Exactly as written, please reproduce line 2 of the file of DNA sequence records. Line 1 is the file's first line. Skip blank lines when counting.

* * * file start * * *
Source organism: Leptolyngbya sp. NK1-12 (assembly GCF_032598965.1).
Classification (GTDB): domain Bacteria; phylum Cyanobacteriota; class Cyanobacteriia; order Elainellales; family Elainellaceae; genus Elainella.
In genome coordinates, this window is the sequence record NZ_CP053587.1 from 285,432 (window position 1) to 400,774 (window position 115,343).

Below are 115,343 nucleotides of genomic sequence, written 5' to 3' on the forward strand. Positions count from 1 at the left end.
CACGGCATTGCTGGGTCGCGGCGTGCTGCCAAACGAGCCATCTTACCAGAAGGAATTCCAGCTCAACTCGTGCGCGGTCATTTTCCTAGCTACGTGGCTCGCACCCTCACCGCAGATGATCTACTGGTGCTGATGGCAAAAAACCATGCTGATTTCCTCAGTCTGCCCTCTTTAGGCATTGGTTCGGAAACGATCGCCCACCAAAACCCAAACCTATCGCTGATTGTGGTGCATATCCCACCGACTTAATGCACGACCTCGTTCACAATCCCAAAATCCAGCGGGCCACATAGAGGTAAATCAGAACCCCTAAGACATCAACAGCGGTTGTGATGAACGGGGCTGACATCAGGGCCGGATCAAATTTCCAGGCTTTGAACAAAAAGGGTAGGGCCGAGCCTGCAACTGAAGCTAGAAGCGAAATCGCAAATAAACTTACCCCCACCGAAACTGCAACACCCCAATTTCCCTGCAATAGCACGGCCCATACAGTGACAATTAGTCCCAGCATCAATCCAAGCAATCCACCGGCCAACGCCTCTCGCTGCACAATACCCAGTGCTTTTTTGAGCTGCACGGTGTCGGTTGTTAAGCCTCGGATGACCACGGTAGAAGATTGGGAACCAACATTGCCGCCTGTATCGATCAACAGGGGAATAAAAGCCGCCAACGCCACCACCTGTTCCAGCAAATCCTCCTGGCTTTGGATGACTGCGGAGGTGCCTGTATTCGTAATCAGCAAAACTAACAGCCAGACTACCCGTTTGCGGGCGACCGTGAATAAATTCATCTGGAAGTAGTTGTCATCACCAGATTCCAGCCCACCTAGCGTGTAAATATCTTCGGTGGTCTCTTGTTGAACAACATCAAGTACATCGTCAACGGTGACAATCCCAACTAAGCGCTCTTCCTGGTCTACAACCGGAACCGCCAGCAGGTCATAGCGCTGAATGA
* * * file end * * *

Classification (GTDB): domain Bacteria; phylum Cyanobacteriota; class Cyanobacteriia; order Elainellales; family Elainellaceae; genus Elainella.